There added psychological factors I suspect, Price was man who yearned for respectability, he wanted to be a respected proper academic and was a pillar of his local church. The family at the centre of this story, the Mortimers were the epitome of the respectability that Price yearned for. While Price was happy to accept that the likes of Helen Duncan or foreigners or members of the lower orders could fake things, the idea that “nice respectable” people could be so wicked as to reduce a grown man to a blubbering wreck and exploit his terrible grief was morally unthinkable. Price was deep down too conventional and unimaginative to grasp the dimensions of human evil and that was how he allowed himself to be almost ensnared by the Nazis, who were capable of things infinitely worse than séance room tricks. - Peter Rogerson



Shire Chess and Eric Newsom. Folklore, Horror Stories, and the Slender Man. The Development of an Internet Mythology. Palgrave, 2016.

Something happened in Waukesha, Wisconsin, on 31st May 2014. That something was the attempted sacrifice of a human being. The incident involved three 12 year-old girls. According to reports in the media, two of the girls enticed the third into local woodland. The two then stabbed the third nineteen times and left her for dead. This was done partly in order to ingratiate themselves with the character known as the Slender Man (also known as Slenderman) and also to save their own families from being harmed by him. 

However, the Slender Man was not only fictional, but his entire creation and subsequent history could be viewed on the internet. Very much a creature of our times, he originated on the Something Awful online forum, on 10th June 2009. The Slender Man is not just slender, he is abnormally tall and thin. Virtually faceless, he wears a black suit and tie with a white shirt, sometimes has tentacles that appear to come from his back and towers over those around him. The towering is all the easier as he is typically seen in the company of children, whom he seems to prey upon. Unlike the vampire or werewolf, his birth is traced to one particular date and he has evolved from the efforts of many internet users as they have added to his myth.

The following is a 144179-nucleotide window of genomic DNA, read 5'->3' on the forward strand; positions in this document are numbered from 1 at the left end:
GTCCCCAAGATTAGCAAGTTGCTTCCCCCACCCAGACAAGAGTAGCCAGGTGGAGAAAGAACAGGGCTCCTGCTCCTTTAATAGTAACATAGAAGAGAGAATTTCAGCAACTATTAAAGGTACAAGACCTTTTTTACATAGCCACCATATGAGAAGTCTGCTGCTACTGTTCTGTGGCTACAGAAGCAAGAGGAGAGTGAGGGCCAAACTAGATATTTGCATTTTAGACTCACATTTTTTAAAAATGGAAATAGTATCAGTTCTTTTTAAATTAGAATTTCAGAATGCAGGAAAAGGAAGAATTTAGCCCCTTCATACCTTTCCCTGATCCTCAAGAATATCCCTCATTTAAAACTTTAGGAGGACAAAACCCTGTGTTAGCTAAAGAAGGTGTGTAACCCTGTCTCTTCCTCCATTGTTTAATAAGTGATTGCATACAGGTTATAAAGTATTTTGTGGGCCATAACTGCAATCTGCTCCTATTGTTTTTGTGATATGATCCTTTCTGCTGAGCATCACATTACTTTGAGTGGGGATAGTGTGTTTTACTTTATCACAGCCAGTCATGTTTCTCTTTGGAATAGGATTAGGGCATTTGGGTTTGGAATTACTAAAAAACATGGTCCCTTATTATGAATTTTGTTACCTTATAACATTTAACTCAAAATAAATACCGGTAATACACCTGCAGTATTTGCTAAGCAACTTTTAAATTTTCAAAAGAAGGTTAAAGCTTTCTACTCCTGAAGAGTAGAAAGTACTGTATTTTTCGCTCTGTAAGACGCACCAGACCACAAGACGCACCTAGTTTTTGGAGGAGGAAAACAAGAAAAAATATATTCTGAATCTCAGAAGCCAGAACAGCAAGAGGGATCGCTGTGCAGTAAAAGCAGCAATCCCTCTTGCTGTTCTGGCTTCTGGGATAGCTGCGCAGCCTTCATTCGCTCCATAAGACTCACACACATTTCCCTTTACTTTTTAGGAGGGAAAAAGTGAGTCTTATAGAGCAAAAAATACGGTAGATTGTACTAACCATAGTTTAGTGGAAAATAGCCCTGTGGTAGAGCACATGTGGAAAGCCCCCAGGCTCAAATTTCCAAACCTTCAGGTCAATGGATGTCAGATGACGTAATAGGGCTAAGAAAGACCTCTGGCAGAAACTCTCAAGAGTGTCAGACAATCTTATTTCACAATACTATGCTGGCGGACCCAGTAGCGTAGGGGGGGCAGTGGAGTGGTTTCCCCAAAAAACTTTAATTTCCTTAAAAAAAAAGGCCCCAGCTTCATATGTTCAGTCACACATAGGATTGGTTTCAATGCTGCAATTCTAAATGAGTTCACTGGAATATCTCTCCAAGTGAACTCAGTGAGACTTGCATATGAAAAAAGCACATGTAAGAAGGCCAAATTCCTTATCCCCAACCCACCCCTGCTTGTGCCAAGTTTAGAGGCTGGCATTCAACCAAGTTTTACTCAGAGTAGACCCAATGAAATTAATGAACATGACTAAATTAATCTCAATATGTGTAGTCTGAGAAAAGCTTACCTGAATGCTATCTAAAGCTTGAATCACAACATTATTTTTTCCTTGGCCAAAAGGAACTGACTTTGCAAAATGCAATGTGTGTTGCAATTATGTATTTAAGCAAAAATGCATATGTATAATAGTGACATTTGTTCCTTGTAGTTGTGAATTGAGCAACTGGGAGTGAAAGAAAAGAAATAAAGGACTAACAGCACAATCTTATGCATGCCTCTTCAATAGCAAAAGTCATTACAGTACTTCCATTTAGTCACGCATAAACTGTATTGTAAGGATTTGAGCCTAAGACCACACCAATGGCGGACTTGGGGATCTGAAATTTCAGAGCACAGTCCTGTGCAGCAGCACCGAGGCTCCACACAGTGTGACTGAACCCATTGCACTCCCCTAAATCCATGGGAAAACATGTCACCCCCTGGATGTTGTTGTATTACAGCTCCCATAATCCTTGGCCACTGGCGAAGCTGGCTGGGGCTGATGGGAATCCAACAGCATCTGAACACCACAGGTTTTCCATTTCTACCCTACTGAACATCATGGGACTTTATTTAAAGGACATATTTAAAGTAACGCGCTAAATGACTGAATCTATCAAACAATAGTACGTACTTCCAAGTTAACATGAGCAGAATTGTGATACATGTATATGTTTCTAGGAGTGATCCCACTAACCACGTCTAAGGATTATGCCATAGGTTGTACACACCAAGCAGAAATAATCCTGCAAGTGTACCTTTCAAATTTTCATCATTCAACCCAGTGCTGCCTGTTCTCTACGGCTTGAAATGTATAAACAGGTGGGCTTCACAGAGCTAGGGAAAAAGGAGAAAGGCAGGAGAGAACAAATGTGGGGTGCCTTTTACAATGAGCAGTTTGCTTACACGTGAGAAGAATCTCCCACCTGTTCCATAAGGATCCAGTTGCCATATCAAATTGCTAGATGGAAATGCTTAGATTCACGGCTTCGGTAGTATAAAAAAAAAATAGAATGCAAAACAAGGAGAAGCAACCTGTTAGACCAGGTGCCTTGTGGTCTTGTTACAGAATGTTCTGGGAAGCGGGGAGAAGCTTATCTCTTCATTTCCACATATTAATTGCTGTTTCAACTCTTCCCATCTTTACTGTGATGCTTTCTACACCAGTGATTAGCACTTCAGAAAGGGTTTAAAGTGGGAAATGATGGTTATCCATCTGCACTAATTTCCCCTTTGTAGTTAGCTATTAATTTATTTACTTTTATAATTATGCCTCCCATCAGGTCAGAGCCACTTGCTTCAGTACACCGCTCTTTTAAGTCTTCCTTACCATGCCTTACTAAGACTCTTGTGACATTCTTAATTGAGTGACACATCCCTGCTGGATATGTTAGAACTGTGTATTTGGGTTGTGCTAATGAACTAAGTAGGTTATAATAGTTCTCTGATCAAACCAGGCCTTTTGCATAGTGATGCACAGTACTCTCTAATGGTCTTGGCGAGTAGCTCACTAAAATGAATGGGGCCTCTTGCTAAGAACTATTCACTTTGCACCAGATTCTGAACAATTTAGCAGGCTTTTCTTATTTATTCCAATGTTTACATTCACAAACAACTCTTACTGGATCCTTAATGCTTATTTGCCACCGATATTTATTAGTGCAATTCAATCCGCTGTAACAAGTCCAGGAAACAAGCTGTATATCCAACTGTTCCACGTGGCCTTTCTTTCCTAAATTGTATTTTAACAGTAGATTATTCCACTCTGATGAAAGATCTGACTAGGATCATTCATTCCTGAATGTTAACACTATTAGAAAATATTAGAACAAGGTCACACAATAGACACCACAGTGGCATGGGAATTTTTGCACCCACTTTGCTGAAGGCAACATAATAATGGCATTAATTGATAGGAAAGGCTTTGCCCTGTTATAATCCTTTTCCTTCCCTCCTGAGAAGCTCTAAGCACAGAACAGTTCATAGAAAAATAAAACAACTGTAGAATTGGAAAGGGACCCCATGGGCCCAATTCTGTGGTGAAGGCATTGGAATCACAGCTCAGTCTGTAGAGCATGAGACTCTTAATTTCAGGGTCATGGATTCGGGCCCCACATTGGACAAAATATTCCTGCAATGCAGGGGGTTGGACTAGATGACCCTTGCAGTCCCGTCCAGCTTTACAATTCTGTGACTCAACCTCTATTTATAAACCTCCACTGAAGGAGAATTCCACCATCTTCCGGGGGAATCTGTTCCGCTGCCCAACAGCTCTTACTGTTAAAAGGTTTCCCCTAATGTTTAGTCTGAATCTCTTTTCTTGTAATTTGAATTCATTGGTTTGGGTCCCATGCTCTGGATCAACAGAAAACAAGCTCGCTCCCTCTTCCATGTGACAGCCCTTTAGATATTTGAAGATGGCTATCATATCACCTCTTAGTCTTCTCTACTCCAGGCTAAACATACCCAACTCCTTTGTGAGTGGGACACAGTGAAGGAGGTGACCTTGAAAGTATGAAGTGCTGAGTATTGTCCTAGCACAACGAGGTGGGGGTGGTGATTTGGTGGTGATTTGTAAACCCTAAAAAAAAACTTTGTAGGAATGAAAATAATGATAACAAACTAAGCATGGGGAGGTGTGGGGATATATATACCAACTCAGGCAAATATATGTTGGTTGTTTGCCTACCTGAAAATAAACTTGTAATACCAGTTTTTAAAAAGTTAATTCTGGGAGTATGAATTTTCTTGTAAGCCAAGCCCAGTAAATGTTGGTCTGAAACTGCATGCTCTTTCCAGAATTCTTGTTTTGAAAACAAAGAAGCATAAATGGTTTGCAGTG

After this creation appeared online, other people saw this and, with the creator’s blessing, added to the story using prose, photoshopped pictures and video plus audio files as well. Therefore we have a fictional internet form whose conception and progress we can follow yet has gathered enough power to, apparently, create a real threat and communicate power, at least to children who are almost teenagers.

The book itself is published by Palgrave Macmillan, an academic publisher. The authors are, as one would expect, academics themselves. This, then, is an intellectual approach to the Slender Man phenomenon, apparently written and released roughly six months after the attempted murder. It is, appropriately enough, a slender tome, though there is plenty of ground covered. As one would expect from a work of this nature, there are notes, a large bibliography and an index. Under each chapter heading are two useful sections; an abstract summarising the forthcoming chapter contents and a keywords section, presumably for those accessing the e-reader version of the book.

As has been mentioned, this is an academic tome. The writing reflects this. Therefore, it is not the easiest work to read. There appear to be two main themes; the nature of stories and their development, both in a technical multimedia age and how this parallels myth-making in the distant past, and the specific development of the created Slender Man. The authors have used the example of the Slender Man to demonstrate the evolution of folklore, comparing some websites to ancient storytelling venues. Indeed, there is a chapter entitled The Digital Campfire. Just how stories and folktales develop is looked at in great detail, at times passing over some of the narrative of the Slender Man himself. 

One of the most intriguing aspects covered is how much similarity the Slender Man himself has to those other troublers of children, the fairies. They are both liminal figures, their appearances shift and their reality is questionable. One of the particular areas of comparison to wider culture that should be familiar to Magonia readers is the Men In Black. Their garb is identical to that of the Slender Man, along with aspects of shared, uncanny behaviour. This example also demonstrates the constantly evolving nature of this phenomenon. Another fascinating concept is that of the tulpa. The thought-form created purely by the power of the mind is a familiar concept in Buddhism and, according to the authors, is true of the Slender Man, albeit in what they call a figurative sense. One of the key points is that the elaboration of the original character is virtually all done by enthusiastic amateurs. Any large-scale commercial work has not been apparent so far, so creativity has its head and the Slender Man lives in the wires and waves of the internet.